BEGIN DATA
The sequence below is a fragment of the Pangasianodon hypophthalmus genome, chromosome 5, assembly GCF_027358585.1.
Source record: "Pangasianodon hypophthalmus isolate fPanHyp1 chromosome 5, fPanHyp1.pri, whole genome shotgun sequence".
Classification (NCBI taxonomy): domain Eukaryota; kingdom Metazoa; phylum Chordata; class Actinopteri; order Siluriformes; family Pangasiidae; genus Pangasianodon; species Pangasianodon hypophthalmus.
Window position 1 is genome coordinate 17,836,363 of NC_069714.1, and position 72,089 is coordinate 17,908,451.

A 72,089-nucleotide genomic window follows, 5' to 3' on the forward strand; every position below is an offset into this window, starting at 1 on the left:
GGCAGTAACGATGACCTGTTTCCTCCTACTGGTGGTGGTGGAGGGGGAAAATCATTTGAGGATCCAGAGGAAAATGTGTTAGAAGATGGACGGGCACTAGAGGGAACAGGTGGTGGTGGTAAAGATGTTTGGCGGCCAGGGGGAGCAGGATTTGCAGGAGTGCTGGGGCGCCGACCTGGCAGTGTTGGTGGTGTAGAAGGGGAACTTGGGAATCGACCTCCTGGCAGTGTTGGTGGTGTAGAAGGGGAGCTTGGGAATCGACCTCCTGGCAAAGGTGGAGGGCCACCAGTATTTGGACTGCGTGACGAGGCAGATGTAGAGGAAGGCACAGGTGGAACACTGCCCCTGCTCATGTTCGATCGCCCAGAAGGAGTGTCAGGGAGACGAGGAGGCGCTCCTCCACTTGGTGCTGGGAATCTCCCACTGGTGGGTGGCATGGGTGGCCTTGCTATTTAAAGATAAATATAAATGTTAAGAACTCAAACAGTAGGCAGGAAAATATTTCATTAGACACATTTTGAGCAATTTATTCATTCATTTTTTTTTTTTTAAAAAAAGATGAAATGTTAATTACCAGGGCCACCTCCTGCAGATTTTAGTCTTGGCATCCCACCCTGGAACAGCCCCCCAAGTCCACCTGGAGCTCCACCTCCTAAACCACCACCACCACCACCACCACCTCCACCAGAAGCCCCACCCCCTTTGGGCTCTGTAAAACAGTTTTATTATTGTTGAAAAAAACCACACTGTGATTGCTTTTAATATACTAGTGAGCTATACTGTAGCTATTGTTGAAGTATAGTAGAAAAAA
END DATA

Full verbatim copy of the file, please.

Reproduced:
The sequence below is a fragment of the Pangasianodon hypophthalmus genome, chromosome 5, assembly GCF_027358585.1.
Source record: "Pangasianodon hypophthalmus isolate fPanHyp1 chromosome 5, fPanHyp1.pri, whole genome shotgun sequence".
Classification (NCBI taxonomy): domain Eukaryota; kingdom Metazoa; phylum Chordata; class Actinopteri; order Siluriformes; family Pangasiidae; genus Pangasianodon; species Pangasianodon hypophthalmus.
Window position 1 is genome coordinate 17,836,363 of NC_069714.1, and position 72,089 is coordinate 17,908,451.

A 72,089-nucleotide genomic window follows, 5' to 3' on the forward strand; every position below is an offset into this window, starting at 1 on the left:
GGCAGTAACGATGACCTGTTTCCTCCTACTGGTGGTGGTGGAGGGGGAAAATCATTTGAGGATCCAGAGGAAAATGTGTTAGAAGATGGACGGGCACTAGAGGGAACAGGTGGTGGTGGTAAAGATGTTTGGCGGCCAGGGGGAGCAGGATTTGCAGGAGTGCTGGGGCGCCGACCTGGCAGTGTTGGTGGTGTAGAAGGGGAACTTGGGAATCGACCTCCTGGCAGTGTTGGTGGTGTAGAAGGGGAGCTTGGGAATCGACCTCCTGGCAAAGGTGGAGGGCCACCAGTATTTGGACTGCGTGACGAGGCAGATGTAGAGGAAGGCACAGGTGGAACACTGCCCCTGCTCATGTTCGATCGCCCAGAAGGAGTGTCAGGGAGACGAGGAGGCGCTCCTCCACTTGGTGCTGGGAATCTCCCACTGGTGGGTGGCATGGGTGGCCTTGCTATTTAAAGATAAATATAAATGTTAAGAACTCAAACAGTAGGCAGGAAAATATTTCATTAGACACATTTTGAGCAATTTATTCATTCATTTTTTTTTTTTTAAAAAAAGATGAAATGTTAATTACCAGGGCCACCTCCTGCAGATTTTAGTCTTGGCATCCCACCCTGGAACAGCCCCCCAAGTCCACCTGGAGCTCCACCTCCTAAACCACCACCACCACCACCACCACCTCCACCAGAAGCCCCACCCCCTTTGGGCTCTGTAAAACAGTTTTATTATTGTTGAAAAAAACCACACTGTGATTGCTTTTAATATACTAGTGAGCTATACTGTAGCTATTGTTGAAGTATAGTAGAAAAAA